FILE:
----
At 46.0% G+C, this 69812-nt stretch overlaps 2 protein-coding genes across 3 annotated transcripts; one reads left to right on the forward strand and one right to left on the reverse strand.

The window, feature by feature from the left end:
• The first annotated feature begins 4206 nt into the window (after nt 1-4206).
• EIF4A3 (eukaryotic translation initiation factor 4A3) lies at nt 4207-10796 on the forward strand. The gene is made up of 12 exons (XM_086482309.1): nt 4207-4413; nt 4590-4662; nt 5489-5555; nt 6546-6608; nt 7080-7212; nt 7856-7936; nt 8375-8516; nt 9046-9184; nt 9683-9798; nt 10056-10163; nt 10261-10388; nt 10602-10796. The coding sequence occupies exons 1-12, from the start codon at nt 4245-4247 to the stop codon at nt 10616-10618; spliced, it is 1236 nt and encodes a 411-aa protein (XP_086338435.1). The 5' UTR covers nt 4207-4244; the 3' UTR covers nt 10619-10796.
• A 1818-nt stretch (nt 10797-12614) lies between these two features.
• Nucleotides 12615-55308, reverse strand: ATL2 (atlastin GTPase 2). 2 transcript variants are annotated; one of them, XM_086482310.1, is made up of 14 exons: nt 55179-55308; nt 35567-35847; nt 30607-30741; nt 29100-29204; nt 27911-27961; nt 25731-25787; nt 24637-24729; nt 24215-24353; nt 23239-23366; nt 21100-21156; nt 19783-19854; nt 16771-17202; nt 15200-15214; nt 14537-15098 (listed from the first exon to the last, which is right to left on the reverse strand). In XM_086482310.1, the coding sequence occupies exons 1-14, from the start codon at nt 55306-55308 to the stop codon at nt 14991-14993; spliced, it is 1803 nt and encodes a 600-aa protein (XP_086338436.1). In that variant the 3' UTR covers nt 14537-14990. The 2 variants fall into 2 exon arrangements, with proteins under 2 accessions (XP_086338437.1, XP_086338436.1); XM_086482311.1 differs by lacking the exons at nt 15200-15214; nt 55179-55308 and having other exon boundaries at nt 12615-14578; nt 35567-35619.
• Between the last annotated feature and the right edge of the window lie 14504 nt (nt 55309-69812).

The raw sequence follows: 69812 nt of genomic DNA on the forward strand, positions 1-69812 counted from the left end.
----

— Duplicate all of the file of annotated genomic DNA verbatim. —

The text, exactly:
At 46.0% G+C, this 69812-nt stretch overlaps 2 protein-coding genes across 3 annotated transcripts; one reads left to right on the forward strand and one right to left on the reverse strand.

The window, feature by feature from the left end:
• The first annotated feature begins 4206 nt into the window (after nt 1-4206).
• EIF4A3 (eukaryotic translation initiation factor 4A3) lies at nt 4207-10796 on the forward strand. The gene is made up of 12 exons (XM_086482309.1): nt 4207-4413; nt 4590-4662; nt 5489-5555; nt 6546-6608; nt 7080-7212; nt 7856-7936; nt 8375-8516; nt 9046-9184; nt 9683-9798; nt 10056-10163; nt 10261-10388; nt 10602-10796. The coding sequence occupies exons 1-12, from the start codon at nt 4245-4247 to the stop codon at nt 10616-10618; spliced, it is 1236 nt and encodes a 411-aa protein (XP_086338435.1). The 5' UTR covers nt 4207-4244; the 3' UTR covers nt 10619-10796.
• A 1818-nt stretch (nt 10797-12614) lies between these two features.
• Nucleotides 12615-55308, reverse strand: ATL2 (atlastin GTPase 2). 2 transcript variants are annotated; one of them, XM_086482310.1, is made up of 14 exons: nt 55179-55308; nt 35567-35847; nt 30607-30741; nt 29100-29204; nt 27911-27961; nt 25731-25787; nt 24637-24729; nt 24215-24353; nt 23239-23366; nt 21100-21156; nt 19783-19854; nt 16771-17202; nt 15200-15214; nt 14537-15098 (listed from the first exon to the last, which is right to left on the reverse strand). In XM_086482310.1, the coding sequence occupies exons 1-14, from the start codon at nt 55306-55308 to the stop codon at nt 14991-14993; spliced, it is 1803 nt and encodes a 600-aa protein (XP_086338436.1). In that variant the 3' UTR covers nt 14537-14990. The 2 variants fall into 2 exon arrangements, with proteins under 2 accessions (XP_086338437.1, XP_086338436.1); XM_086482311.1 differs by lacking the exons at nt 15200-15214; nt 55179-55308 and having other exon boundaries at nt 12615-14578; nt 35567-35619.
• Between the last annotated feature and the right edge of the window lie 14504 nt (nt 55309-69812).

The raw sequence follows: 69812 nt of genomic DNA on the forward strand, positions 1-69812 counted from the left end.